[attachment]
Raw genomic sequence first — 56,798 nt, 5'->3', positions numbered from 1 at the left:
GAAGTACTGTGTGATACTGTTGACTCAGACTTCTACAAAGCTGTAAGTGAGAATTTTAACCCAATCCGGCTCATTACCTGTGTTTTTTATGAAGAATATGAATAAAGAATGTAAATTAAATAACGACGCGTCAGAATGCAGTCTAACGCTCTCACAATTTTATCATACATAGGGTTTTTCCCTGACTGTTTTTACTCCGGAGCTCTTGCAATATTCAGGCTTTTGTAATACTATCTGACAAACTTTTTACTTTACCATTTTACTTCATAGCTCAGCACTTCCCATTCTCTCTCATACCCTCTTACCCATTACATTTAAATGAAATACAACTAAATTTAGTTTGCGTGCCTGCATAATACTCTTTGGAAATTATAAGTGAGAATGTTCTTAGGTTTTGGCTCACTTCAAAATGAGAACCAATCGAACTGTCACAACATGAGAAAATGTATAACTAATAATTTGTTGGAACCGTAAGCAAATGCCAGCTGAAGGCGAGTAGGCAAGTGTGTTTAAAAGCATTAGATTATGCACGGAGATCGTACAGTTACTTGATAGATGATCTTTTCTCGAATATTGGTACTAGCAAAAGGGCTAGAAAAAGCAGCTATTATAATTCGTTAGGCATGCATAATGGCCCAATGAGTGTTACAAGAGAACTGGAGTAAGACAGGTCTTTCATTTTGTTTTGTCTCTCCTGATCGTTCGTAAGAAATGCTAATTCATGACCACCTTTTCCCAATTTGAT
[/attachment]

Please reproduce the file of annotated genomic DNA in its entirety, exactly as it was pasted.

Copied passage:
Raw genomic sequence first — 56,798 nt, 5'->3', positions numbered from 1 at the left:
GAAGTACTGTGTGATACTGTTGACTCAGACTTCTACAAAGCTGTAAGTGAGAATTTTAACCCAATCCGGCTCATTACCTGTGTTTTTTATGAAGAATATGAATAAAGAATGTAAATTAAATAACGACGCGTCAGAATGCAGTCTAACGCTCTCACAATTTTATCATACATAGGGTTTTTCCCTGACTGTTTTTACTCCGGAGCTCTTGCAATATTCAGGCTTTTGTAATACTATCTGACAAACTTTTTACTTTACCATTTTACTTCATAGCTCAGCACTTCCCATTCTCTCTCATACCCTCTTACCCATTACATTTAAATGAAATACAACTAAATTTAGTTTGCGTGCCTGCATAATACTCTTTGGAAATTATAAGTGAGAATGTTCTTAGGTTTTGGCTCACTTCAAAATGAGAACCAATCGAACTGTCACAACATGAGAAAATGTATAACTAATAATTTGTTGGAACCGTAAGCAAATGCCAGCTGAAGGCGAGTAGGCAAGTGTGTTTAAAAGCATTAGATTATGCACGGAGATCGTACAGTTACTTGATAGATGATCTTTTCTCGAATATTGGTACTAGCAAAAGGGCTAGAAAAAGCAGCTATTATAATTCGTTAGGCATGCATAATGGCCCAATGAGTGTTACAAGAGAACTGGAGTAAGACAGGTCTTTCATTTTGTTTTGTCTCTCCTGATCGTTCGTAAGAAATGCTAATTCATGACCACCTTTTCCCAATTTGAT